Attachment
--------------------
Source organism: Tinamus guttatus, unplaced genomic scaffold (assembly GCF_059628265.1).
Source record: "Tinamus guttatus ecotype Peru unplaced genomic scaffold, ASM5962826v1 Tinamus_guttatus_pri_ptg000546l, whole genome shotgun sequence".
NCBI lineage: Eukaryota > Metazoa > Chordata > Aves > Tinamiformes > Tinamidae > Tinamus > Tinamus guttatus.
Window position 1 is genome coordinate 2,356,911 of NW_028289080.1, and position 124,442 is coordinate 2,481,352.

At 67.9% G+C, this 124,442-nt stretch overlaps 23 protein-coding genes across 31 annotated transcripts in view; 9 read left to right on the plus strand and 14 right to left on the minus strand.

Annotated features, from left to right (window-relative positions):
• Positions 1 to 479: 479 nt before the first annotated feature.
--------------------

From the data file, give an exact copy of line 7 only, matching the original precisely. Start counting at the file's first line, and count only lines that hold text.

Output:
• Positions 1 to 479: 479 nt before the first annotated feature.